November 16, 2015
(If we live with an open and grateful attitude, every day will bring a gift. This is one of 365 gifts during the year I turned 70.)
Among the 24/7 media voices covering terrorism in Paris, one speaker made me pause. “Terrorists deliberately targeted the everyday life of ordinary Parisians.” She explained that in the past, terrorists have targeted particular groups of people for their ideology or actions but this time it was anyone doing what they might do on an ordinary day. The latest atrocious attacks were on no one in particular.
I began to imagine what ordinary might mean to Syrian refugees and millions of people around the world, even some in our own country. In my life, ordinary means that I wake up with certain expectations: I know that I will eat today; I do not hear gunshots outside my house; I have consistent shelter; I give and receive love for others; I feel valued and value others; I am a moral and creative person.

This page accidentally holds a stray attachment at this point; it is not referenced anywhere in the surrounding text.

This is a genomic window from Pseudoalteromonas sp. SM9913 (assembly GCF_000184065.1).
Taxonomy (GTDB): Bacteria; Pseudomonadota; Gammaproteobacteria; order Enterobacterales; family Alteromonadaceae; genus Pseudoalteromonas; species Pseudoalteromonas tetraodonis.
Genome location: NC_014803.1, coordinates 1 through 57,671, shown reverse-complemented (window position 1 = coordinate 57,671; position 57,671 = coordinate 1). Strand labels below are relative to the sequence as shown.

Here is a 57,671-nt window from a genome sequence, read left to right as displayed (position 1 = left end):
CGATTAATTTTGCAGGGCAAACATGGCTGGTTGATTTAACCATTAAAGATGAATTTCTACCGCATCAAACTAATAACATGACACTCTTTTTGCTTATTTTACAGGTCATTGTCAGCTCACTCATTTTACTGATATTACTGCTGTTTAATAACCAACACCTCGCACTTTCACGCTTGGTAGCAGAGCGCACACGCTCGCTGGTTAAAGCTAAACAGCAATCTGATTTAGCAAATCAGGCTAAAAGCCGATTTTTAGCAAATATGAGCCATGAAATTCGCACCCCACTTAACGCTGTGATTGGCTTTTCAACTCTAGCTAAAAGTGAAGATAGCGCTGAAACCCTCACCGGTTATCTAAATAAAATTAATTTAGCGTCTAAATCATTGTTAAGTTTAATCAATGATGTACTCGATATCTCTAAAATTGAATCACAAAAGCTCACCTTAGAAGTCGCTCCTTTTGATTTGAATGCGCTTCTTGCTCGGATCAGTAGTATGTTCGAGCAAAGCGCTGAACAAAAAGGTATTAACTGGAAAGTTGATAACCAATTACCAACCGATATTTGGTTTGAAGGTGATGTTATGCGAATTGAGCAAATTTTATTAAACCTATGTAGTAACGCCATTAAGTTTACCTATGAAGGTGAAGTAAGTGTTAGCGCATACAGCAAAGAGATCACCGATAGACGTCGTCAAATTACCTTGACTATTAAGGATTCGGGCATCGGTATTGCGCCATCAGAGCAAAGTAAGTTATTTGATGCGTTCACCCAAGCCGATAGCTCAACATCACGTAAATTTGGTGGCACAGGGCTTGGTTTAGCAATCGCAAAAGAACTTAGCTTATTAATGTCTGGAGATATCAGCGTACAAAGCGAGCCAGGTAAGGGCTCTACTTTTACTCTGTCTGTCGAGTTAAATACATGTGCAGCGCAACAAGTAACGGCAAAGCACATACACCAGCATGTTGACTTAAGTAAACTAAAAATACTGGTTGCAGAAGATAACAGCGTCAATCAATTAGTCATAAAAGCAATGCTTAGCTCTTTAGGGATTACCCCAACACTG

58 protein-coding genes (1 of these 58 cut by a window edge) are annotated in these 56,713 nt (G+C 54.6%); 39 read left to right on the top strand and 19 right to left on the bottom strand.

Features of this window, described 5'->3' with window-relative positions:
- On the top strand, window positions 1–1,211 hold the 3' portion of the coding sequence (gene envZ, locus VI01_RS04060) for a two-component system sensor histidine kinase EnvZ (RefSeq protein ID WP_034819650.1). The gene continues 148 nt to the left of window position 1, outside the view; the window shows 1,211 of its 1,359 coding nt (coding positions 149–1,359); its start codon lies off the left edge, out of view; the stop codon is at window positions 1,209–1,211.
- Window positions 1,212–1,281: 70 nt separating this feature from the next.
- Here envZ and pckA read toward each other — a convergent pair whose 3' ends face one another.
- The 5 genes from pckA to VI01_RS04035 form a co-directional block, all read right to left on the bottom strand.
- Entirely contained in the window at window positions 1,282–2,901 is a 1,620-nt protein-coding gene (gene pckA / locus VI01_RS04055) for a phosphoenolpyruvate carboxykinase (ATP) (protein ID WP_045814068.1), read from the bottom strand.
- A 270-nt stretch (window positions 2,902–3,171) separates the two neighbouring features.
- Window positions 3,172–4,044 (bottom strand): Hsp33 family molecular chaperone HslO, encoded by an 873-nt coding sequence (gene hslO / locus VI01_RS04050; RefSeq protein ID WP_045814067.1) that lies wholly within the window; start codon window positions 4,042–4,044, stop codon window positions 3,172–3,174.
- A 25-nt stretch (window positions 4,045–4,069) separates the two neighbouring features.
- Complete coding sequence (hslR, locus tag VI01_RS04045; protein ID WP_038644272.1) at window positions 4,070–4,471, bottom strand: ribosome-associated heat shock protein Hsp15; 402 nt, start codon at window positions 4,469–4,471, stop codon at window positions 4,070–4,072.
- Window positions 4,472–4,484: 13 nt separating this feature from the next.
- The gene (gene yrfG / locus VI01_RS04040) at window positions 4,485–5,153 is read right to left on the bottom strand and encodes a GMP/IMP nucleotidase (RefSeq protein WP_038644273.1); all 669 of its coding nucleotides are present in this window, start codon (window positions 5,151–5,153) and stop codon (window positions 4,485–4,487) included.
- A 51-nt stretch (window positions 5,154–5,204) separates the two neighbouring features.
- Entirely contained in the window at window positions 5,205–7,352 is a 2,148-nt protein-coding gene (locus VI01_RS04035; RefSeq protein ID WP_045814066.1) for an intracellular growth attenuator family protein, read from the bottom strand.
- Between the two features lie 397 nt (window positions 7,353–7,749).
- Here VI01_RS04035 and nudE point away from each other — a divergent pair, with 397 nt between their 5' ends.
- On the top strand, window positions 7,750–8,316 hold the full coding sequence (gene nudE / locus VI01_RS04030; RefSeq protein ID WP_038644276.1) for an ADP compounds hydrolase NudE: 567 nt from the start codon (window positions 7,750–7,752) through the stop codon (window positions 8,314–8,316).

Although millions of humans on our shared planet do not share my ordinary, according to Maslow, we all share a hierarchy of needs—visualized as a pyramid of five basic needs, with the most important at the bottom. Maslow believed we start at the bottom and when one need is fulfilled, a person seeks to fulfill the next and so on to the top.
The most basic is physiological— food, water, breathing, sex, sleep. Safety comes next—security of body, employment, resources, health, property. Following that is love and belonging—friendship and family. As we near the top, we need self-esteem, achievement, respect for and from others. Finally, there is self-actualization—morality, creativity, spontaneity, problem solving, lack of prejudice, acceptance of facts.
My ordinary days rise to the top of the pyramid but there are too many who are stuck at the bottom, lack even the most basic needs that should be fulfilled in anyone’s ordinary day.
My gift today is an ordinary day.
> Day 343: No Erasers
You can find links to my other posts on this project here: